Sleep for Better Mental Health
A slightly contradicting topic 'sleep' when it comes to mental health. One of the many symptoms of mental health illnesses is insomnia or oversleeping. Yet one of the ways to cope better with a mental illness is to sleep better.
It ties into again, like eating, about a healthy body equals a healthy mind.
A read something the other day which was really fitting and explained it better than I have been trying to and that is;
"For me sleep problems are a tell-tale sign of declining mental health. The worse I sleep, the less I feel able to cope during the day. The less I am coping, the worse I seem to sleep."
Looking back at anytime I have taken a turn for the worse and even before that, sleep has become an issue for me personally.
I have suffered from both oversleeping, which has been for much of my life, and most recently not being able to sleep.
When my life was riddled with anxiety, I would use sleep to avoid doing anything that made me anxious. If I was asleep I couldn't worry. It seemed the only time when I was able to escape the anxiety that was consuming me.
I would sleep at any point possible. After a 12 hour sleep, I would wake up tired and I would already be planning when I could fit a nap into my day. If there was anything that was giving me considerable amounts of anxiety and I couldn't stop the worrying, I would choose to close my eyes and sleep. The bonus was if I was asleep I wouldn't have to go anywhere and could completely avoid doing whatever it was giving me anxiety.
Then when everything changed and I became depressed. The oversleeping stopped and the inability to sleep began.
Sleep became difficult for a couple of reasons, the first I couldn't relax. My mind would go into overtime and the last thing it was going to allow me to do was sleep. The second was I didn't want to sleep. For me, the mornings, well every morning, is a drain and a massive struggle. So going to sleep meant having to put myself through that again tomorrow.
Like the eating, I decided it was time to tackle sleep as well. Any routine I had, had completely gone out of the window.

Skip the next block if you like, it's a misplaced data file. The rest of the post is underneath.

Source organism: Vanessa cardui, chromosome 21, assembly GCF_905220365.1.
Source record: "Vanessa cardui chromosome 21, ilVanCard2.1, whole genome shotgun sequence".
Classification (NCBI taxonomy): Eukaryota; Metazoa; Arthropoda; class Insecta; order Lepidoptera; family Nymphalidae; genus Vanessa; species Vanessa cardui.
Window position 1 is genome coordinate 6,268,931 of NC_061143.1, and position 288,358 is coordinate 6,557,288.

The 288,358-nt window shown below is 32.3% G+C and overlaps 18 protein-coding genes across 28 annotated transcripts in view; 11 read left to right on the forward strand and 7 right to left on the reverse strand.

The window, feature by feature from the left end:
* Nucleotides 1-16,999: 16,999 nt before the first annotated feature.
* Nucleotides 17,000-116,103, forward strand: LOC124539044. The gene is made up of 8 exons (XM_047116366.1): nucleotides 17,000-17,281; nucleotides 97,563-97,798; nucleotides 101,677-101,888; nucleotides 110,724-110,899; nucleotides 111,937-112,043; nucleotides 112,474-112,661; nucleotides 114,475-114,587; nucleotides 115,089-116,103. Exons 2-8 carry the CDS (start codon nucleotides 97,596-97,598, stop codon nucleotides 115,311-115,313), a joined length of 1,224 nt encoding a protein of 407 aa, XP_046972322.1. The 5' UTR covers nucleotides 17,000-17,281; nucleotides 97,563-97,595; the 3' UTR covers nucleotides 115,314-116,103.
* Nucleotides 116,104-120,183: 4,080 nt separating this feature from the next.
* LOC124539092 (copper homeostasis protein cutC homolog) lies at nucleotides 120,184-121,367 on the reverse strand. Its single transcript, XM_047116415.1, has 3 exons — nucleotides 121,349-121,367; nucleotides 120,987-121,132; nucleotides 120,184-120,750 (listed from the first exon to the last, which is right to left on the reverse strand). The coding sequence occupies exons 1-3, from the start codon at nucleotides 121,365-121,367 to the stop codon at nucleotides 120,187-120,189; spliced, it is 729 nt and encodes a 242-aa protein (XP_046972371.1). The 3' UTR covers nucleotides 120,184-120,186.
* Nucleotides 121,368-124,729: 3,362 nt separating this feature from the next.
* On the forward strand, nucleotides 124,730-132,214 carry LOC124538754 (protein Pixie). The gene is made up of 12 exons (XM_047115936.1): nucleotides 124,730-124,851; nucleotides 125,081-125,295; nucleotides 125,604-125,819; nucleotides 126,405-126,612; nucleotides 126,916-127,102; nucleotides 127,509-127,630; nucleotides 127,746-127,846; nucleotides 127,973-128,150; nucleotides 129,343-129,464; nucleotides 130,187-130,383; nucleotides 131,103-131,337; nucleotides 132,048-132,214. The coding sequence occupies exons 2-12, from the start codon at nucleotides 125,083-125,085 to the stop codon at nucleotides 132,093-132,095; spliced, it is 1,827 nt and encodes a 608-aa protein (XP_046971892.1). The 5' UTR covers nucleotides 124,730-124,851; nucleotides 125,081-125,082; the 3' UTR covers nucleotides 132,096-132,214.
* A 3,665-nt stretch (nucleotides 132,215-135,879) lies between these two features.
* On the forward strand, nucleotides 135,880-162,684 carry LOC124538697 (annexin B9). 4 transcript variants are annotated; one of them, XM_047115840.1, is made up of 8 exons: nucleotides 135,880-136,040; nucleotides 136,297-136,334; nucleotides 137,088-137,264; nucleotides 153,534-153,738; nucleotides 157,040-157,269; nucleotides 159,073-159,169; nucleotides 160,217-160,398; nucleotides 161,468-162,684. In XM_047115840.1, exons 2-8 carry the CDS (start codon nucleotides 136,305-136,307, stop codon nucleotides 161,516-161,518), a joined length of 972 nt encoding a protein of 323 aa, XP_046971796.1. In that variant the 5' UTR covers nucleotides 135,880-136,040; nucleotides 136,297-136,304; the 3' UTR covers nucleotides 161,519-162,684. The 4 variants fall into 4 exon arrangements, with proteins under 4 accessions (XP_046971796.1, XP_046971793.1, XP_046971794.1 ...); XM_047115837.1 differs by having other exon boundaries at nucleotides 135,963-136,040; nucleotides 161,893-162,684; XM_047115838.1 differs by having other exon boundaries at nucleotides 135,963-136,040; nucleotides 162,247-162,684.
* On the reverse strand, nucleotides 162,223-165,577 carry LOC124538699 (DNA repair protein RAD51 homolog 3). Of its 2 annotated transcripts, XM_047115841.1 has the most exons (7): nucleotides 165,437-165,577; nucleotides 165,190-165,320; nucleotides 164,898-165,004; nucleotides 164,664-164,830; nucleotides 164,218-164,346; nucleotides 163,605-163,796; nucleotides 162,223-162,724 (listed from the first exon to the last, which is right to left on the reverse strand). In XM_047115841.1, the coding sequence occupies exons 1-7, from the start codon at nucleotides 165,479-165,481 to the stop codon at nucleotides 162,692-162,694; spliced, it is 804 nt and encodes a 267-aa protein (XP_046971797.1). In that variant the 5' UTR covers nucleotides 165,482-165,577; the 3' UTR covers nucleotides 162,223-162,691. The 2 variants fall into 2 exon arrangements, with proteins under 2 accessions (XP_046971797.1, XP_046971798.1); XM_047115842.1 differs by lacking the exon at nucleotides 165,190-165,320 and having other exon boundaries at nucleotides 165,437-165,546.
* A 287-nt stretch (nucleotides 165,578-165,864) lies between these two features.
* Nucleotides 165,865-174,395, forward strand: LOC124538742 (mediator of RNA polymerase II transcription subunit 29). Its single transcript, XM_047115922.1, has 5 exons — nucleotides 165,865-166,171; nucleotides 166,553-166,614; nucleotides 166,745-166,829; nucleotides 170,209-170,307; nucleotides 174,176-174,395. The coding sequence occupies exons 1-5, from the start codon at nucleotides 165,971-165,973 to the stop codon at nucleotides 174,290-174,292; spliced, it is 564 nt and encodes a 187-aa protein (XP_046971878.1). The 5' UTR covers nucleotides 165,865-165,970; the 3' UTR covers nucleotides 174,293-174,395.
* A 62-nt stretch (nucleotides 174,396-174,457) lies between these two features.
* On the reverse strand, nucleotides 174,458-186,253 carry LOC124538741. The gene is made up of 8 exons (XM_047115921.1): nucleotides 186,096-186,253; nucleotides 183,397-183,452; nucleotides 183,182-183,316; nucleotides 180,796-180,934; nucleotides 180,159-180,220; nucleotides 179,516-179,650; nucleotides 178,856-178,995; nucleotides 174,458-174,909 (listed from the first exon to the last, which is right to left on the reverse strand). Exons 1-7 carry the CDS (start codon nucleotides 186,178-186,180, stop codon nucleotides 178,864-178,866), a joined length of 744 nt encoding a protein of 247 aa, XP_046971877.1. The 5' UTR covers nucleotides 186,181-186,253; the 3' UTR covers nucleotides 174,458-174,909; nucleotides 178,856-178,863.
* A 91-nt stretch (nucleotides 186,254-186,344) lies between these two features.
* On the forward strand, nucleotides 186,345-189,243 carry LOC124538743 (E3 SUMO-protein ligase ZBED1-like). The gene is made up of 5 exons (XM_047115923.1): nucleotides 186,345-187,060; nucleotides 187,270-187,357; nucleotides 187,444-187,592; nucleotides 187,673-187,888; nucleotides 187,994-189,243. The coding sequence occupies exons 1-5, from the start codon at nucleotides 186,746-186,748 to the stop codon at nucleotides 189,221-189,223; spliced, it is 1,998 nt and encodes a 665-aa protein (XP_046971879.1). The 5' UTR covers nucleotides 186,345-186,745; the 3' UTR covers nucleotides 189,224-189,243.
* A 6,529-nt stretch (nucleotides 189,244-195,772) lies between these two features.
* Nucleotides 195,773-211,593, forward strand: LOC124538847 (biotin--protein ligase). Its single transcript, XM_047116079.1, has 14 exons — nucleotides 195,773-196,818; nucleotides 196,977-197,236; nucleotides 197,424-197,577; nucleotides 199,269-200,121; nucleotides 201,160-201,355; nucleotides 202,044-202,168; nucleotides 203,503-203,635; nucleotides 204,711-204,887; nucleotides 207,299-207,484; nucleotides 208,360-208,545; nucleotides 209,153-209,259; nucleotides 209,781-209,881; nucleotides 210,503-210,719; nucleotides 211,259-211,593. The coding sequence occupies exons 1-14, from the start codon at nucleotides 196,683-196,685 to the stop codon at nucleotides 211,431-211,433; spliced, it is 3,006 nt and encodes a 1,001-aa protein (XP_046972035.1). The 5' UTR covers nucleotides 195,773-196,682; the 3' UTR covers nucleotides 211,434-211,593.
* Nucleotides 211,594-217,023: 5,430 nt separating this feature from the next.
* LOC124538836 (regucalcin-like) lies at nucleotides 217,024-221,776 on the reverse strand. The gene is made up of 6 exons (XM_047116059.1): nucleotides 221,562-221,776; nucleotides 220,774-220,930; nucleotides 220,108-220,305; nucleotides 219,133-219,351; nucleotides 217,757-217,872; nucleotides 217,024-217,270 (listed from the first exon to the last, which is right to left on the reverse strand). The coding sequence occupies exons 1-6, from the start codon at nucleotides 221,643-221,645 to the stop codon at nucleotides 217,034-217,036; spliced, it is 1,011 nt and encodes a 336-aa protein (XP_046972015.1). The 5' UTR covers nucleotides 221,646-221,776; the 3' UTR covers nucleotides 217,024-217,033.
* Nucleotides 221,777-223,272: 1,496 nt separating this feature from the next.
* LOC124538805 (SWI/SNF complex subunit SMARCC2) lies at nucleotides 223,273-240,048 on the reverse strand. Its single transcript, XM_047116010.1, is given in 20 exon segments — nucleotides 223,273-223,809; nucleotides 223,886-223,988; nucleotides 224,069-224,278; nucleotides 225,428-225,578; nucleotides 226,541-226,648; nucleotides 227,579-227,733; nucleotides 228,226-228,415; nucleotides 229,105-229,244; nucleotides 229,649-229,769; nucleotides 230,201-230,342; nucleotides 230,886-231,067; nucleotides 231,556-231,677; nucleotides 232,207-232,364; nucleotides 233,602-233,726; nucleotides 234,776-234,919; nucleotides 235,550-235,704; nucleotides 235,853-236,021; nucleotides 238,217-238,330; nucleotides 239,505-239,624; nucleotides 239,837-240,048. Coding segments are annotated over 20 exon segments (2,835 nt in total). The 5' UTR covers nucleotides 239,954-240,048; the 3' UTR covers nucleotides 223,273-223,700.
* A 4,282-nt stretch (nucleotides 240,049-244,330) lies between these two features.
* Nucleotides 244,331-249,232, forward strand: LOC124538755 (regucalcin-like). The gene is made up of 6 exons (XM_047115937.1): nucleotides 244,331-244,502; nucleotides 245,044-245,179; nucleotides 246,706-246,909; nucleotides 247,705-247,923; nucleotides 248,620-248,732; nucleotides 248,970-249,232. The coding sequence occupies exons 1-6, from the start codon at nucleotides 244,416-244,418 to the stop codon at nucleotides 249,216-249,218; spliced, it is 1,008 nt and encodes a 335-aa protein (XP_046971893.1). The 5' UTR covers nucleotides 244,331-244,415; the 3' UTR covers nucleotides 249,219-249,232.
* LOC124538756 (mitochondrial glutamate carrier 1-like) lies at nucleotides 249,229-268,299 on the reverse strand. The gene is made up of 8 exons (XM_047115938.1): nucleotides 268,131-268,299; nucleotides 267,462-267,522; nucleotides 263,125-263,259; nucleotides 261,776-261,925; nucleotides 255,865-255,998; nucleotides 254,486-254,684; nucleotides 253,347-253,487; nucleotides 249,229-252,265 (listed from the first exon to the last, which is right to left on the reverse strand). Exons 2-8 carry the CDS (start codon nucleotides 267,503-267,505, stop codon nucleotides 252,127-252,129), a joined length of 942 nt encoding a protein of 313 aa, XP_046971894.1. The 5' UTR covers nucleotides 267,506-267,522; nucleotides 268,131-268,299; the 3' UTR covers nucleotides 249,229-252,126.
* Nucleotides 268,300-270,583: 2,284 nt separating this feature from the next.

The first step for me was establishing a routine. This was easier being out of work at the time but something definitely worth doing. I decided I was going to try and sleep around eleven/midnight and get a good eight hours. I actually started using the 'bedtime' section in the 'clock' app on my iPhone so I could try and keep track and if I was unable to sleep I would alter the time each day and it records which time you ended up choosing.
This isn't something that is just going to happen. It takes time like anything else. The key is to be persistent and make other changes around going to bed.
For instance, taking some time to relax before going to bed. It's that process of getting your mind ready to sleep. A couple of things I learnt through therapy was; breathing exercises and also muscle relaxation work very well. You can also listen to some music or have a bath. The idea is to try and eliminate tech use as well. So avoiding using your phone or laptop right before going to sleep maybe for somewhere up to an hour as it has been shown to negatively affect sleep.
Another one which helped me a lot especially living at home still was, I spend a fair bit of time in my room without a chair or anything so I would often be in bed on my laptop etc. When I stopped using my bed to lounge around on and kept it just for sleeping, I was almost programming my mind to know when I get into bed, I'm here to sleep.
Eating, drinking and exercise can all help sleep as well. Eating we already touched on and I will focus on the others in weeks to come. However, things like alcohol and caffeine can help short-term but can have negative effects also. So cutting back on them can have better results on the quality of sleep you are getting. And exercise, massively important for releasing good endorphins but it will also tire the body out physically and make sleep easier and much more needed.
The last bit I want to touch on is there are times where the medication may not be suitable. It would be definitely worth going back to see a GP and discussing this further. They may also offer sleeping tablets which can be beneficial in breaking a pattern and allowing you to build a routine. They aren't an indefinite fix and you still need to do plenty of work yourself.
As I said above, I have suffered from the excessive sleeping and the lack of sleep. It took time but I was able to get a better quality of sleep back in my life. I still have trouble here and there but it much more manageable than every single night.
I hope some of this helped. Keep your eyes peeled for next week.